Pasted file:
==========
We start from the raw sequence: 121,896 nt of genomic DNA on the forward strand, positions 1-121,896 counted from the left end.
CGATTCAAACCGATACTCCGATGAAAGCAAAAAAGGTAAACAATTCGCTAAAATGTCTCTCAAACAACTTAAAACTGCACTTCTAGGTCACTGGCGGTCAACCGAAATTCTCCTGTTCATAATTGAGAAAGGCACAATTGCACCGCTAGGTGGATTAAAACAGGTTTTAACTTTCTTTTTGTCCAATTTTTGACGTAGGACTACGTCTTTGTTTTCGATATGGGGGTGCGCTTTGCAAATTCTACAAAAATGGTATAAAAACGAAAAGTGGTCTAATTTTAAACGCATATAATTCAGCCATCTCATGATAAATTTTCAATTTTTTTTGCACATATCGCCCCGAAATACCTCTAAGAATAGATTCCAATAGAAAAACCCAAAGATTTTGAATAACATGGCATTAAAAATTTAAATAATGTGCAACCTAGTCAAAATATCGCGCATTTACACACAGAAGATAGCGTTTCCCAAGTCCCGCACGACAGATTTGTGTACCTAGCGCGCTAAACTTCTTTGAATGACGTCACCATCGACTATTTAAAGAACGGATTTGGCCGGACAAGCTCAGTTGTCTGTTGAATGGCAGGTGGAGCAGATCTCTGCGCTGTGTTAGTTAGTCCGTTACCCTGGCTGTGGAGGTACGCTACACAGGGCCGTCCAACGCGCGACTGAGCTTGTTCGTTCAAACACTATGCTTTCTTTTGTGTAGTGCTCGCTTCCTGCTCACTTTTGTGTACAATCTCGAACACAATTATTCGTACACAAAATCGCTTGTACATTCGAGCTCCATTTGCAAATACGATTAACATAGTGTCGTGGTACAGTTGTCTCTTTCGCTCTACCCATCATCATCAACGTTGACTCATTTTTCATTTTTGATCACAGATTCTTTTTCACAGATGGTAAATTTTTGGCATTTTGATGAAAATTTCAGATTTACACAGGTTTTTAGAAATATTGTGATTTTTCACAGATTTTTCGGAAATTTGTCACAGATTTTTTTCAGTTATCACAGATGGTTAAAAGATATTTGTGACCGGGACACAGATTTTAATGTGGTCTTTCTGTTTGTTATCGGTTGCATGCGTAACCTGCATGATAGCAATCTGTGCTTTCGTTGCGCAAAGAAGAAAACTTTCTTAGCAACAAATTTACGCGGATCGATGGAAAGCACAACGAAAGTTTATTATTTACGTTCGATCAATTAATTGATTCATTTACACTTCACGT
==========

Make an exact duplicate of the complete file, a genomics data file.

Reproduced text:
We start from the raw sequence: 121,896 nt of genomic DNA on the forward strand, positions 1-121,896 counted from the left end.
CGATTCAAACCGATACTCCGATGAAAGCAAAAAAGGTAAACAATTCGCTAAAATGTCTCTCAAACAACTTAAAACTGCACTTCTAGGTCACTGGCGGTCAACCGAAATTCTCCTGTTCATAATTGAGAAAGGCACAATTGCACCGCTAGGTGGATTAAAACAGGTTTTAACTTTCTTTTTGTCCAATTTTTGACGTAGGACTACGTCTTTGTTTTCGATATGGGGGTGCGCTTTGCAAATTCTACAAAAATGGTATAAAAACGAAAAGTGGTCTAATTTTAAACGCATATAATTCAGCCATCTCATGATAAATTTTCAATTTTTTTTGCACATATCGCCCCGAAATACCTCTAAGAATAGATTCCAATAGAAAAACCCAAAGATTTTGAATAACATGGCATTAAAAATTTAAATAATGTGCAACCTAGTCAAAATATCGCGCATTTACACACAGAAGATAGCGTTTCCCAAGTCCCGCACGACAGATTTGTGTACCTAGCGCGCTAAACTTCTTTGAATGACGTCACCATCGACTATTTAAAGAACGGATTTGGCCGGACAAGCTCAGTTGTCTGTTGAATGGCAGGTGGAGCAGATCTCTGCGCTGTGTTAGTTAGTCCGTTACCCTGGCTGTGGAGGTACGCTACACAGGGCCGTCCAACGCGCGACTGAGCTTGTTCGTTCAAACACTATGCTTTCTTTTGTGTAGTGCTCGCTTCCTGCTCACTTTTGTGTACAATCTCGAACACAATTATTCGTACACAAAATCGCTTGTACATTCGAGCTCCATTTGCAAATACGATTAACATAGTGTCGTGGTACAGTTGTCTCTTTCGCTCTACCCATCATCATCAACGTTGACTCATTTTTCATTTTTGATCACAGATTCTTTTTCACAGATGGTAAATTTTTGGCATTTTGATGAAAATTTCAGATTTACACAGGTTTTTAGAAATATTGTGATTTTTCACAGATTTTTCGGAAATTTGTCACAGATTTTTTTCAGTTATCACAGATGGTTAAAAGATATTTGTGACCGGGACACAGATTTTAATGTGGTCTTTCTGTTTGTTATCGGTTGCATGCGTAACCTGCATGATAGCAATCTGTGCTTTCGTTGCGCAAAGAAGAAAACTTTCTTAGCAACAAATTTACGCGGATCGATGGAAAGCACAACGAAAGTTTATTATTTACGTTCGATCAATTAATTGATTCATTTACACTTCACGT